Principal's Acid Test: 'Hippie High'
Monday, June 20, 2005
It felt like getting a new pet to replace a beloved old dog.
That's how David Soles, a chemistry teacher at H-B Woodlawn Secondary school in Arlington, described the unsettling experience of getting a new principal nine months ago. "You're going, 'We don't want a new dog,' " he said. " 'We want Muffy back.' "
But no dog lasts forever, and last year, 33 years after principal Ray Anderson founded the middle and high school that eschews such establishmentarianisms as class bells and mandatory attendance, the guy everyone called Ray retired, leaving some students and faculty terrified.
A replacement principal, they feared, might do away with free periods and insist on hall passes; might tell kids they couldn't leave their backpacks unattended in the halls; might decide that student-led "town meetings" were not the best way to make decisions on curriculum and policy; might try to turn their beloved school into something -- gulp -- normal.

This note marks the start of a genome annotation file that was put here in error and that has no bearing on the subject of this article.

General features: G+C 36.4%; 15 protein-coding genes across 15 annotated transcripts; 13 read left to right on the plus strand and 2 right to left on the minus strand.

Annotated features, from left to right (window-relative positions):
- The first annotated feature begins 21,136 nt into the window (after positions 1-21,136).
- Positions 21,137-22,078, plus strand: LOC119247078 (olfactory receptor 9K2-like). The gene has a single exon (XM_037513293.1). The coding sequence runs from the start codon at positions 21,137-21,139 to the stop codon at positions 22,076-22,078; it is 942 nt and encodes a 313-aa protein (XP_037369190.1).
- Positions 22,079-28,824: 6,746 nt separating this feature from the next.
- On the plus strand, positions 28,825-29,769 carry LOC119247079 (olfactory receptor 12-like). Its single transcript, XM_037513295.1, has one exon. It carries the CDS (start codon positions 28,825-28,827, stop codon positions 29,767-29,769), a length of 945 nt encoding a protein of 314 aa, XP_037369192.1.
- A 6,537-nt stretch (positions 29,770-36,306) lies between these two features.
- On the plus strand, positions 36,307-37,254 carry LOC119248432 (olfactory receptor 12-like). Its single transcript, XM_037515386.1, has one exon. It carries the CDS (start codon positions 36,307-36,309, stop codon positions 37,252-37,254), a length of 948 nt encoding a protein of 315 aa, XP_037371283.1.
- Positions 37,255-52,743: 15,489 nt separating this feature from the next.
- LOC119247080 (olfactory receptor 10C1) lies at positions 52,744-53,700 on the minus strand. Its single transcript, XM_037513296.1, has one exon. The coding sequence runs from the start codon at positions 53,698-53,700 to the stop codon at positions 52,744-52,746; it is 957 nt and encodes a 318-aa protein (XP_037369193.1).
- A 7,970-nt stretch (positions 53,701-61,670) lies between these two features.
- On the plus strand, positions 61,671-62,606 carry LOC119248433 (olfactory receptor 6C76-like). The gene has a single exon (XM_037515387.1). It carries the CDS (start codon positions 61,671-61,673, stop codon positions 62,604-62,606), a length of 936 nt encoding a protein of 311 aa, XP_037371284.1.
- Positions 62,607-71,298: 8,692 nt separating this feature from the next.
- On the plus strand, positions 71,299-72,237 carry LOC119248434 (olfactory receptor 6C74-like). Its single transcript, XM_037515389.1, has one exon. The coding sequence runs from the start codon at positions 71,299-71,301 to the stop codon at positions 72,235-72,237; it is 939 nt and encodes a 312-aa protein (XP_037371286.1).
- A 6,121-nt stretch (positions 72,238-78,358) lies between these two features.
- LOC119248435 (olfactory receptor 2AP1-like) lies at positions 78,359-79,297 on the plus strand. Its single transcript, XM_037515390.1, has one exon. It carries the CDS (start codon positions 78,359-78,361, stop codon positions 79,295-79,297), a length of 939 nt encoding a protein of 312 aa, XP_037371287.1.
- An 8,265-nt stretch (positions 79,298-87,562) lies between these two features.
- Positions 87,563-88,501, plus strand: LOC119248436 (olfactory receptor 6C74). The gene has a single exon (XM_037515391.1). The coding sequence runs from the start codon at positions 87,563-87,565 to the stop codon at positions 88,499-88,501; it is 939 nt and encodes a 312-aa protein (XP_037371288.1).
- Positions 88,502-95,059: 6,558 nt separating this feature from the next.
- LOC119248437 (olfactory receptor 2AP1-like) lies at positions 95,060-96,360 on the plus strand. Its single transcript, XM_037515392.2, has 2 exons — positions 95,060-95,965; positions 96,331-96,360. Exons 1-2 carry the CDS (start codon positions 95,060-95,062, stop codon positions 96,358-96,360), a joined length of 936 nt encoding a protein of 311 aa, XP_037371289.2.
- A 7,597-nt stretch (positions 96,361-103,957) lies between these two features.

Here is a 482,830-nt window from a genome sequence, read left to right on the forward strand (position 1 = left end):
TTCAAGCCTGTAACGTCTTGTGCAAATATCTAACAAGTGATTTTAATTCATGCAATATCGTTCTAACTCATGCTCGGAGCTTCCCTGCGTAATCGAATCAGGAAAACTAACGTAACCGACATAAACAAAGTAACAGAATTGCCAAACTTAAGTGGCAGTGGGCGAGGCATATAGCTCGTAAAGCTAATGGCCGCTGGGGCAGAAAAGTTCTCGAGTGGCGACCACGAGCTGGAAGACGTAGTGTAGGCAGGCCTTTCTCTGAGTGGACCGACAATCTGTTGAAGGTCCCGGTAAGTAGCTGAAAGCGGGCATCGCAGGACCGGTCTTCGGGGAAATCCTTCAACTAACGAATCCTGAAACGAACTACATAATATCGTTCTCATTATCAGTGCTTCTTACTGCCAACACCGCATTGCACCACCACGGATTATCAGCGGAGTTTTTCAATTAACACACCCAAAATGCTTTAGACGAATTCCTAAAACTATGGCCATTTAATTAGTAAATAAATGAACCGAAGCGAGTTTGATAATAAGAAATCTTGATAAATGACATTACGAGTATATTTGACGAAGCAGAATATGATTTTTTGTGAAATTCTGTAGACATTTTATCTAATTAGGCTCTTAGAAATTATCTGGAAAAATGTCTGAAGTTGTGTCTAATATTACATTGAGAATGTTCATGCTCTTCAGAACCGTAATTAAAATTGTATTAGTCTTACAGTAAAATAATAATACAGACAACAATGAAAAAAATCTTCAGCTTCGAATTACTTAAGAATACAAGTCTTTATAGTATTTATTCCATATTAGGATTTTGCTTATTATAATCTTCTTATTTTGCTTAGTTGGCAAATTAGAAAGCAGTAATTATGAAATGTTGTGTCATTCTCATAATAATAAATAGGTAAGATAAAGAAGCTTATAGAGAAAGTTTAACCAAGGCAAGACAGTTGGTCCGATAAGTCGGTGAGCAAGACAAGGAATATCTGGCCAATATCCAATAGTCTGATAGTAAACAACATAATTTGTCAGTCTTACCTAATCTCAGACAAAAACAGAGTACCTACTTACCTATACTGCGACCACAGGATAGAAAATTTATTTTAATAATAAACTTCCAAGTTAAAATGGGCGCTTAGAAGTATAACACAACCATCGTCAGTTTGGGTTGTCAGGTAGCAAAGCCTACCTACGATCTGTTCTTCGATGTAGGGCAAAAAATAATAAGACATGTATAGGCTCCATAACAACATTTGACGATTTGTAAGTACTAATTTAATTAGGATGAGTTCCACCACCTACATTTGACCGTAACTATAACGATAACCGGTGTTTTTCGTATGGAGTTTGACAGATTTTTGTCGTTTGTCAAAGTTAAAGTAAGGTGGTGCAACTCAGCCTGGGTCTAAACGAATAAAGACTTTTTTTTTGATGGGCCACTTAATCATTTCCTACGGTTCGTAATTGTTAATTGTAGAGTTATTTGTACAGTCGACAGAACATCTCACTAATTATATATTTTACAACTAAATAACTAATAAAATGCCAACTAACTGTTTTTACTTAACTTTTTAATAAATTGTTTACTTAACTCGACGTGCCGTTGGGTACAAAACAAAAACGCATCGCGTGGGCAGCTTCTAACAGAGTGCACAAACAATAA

Enter Frank Haltiwanger, a gangly 56-year-old with boyishly cut gray hair and a beat-up 1953 Gibson guitar.
Haltiwanger had been H-B's middle school administrator for four years. Before that he was assistant principal at Williamsburg Middle School in Arlington, where he was rumored to have been strict. So how would he deal with the kids sitting on skateboards in H-B's halls, or crashed out on couches in the cafeteria at 11 a.m.?
Strolling one recent morning down the halls, which have been colorfully painted by generations of departing senior classes, Haltiwanger called out to a tall boy.
"Good morning, Frank," the boy said.
"Just going to hang out?"
He was. And that was fine with Haltiwanger.
Any principal not okay with the culture of what has been dubbed "Hippie High" -- conceived by Anderson in 1971 as an alternative to more traditional schools -- would not have lasted long. Anderson, who was a teacher at Wakefield High School in Arlington at the time, began the school with a small group of Arlington teachers and students who felt stifled by conventional schools and sought a more creative approach that would give students greater input and responsibility.